Accessing capital: a key challenge for financial institutions
As a financial institution in a frontier market, your business connects individuals in your community to the financial services they need to build a brighter future and protect them from risk.
Yet—like many financial institutions—you may lack access to the capital that your business needs to grow and serve more individuals.
It’s possible to access the funds you need to expand your reach into new territories or to grow your loan portfolio through a relationship with a microfinance investment vehicle (MIV), such as a development finance institution or an international creditor. Many MIVs are interested in making debt, or even equity investments in businesses like yours.
How to improve your access to funding
There is a great deal of competition for a limited pool of available capital, and the process of applying for funding from an MIV can be complex. It’s important to understand which legal, technical, financial, social and operational aspects of your business a funder will evaluate when it considers providing capital for your growth.
To be considered as an attractive investment, your financial institution should show solid historical performance and potential for growth. Your financial statements should show that:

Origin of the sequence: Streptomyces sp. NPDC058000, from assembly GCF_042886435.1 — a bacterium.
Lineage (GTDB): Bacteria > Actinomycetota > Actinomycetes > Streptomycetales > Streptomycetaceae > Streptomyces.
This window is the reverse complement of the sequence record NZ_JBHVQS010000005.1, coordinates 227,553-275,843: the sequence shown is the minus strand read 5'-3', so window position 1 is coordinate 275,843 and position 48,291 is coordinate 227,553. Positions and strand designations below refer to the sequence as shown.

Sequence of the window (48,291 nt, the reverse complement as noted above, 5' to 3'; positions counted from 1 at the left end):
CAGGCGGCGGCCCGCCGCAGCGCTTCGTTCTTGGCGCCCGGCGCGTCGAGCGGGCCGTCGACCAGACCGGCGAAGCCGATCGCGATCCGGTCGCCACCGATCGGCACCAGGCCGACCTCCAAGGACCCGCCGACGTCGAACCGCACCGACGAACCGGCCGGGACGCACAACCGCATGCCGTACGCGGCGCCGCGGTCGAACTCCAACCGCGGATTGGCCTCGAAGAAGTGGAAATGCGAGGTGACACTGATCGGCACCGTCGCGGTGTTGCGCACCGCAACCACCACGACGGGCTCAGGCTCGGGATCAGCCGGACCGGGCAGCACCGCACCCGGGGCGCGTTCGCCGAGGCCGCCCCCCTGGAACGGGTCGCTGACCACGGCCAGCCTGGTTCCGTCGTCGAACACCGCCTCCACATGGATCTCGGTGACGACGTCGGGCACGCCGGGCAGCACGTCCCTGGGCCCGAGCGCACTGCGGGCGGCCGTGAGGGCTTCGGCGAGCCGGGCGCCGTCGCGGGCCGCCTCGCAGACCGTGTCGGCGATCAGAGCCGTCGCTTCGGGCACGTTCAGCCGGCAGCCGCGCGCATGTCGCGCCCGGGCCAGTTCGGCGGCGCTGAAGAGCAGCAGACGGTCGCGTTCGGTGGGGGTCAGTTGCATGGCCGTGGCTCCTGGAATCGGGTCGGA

- your financial institution has capacity to take on more debt
- your cash flow covers your liabilities
- your business trends toward profitability
- you use your assets efficiently
- you are managing your risks
Funders gravitate toward financial institutions that have robust business processes and systems in place. Funders may be interested in the following:
- your processes for reporting and monitoring your portfolio
- how you are managing risks from fraud and human error
- your process for making informed decisions
- how you ensure business continuity
Potential funders may ask you for copies of the following contracts and certificates:
- certificate of incorporation
- proof of registration with your regulatory body
- shareholder agreements
- outstanding loan agreements
- audited financial statements
- auditor’s reports
Funders and investors are usually interested in your financial institution’s purpose, culture, business model and operations. Before you seek funding, you should capture key corporate information including:
- how you are making progress toward your mission
- your institution’s history and key milestones
- statistics about your clients
- your plans for growth
- your team and your organisation’s culture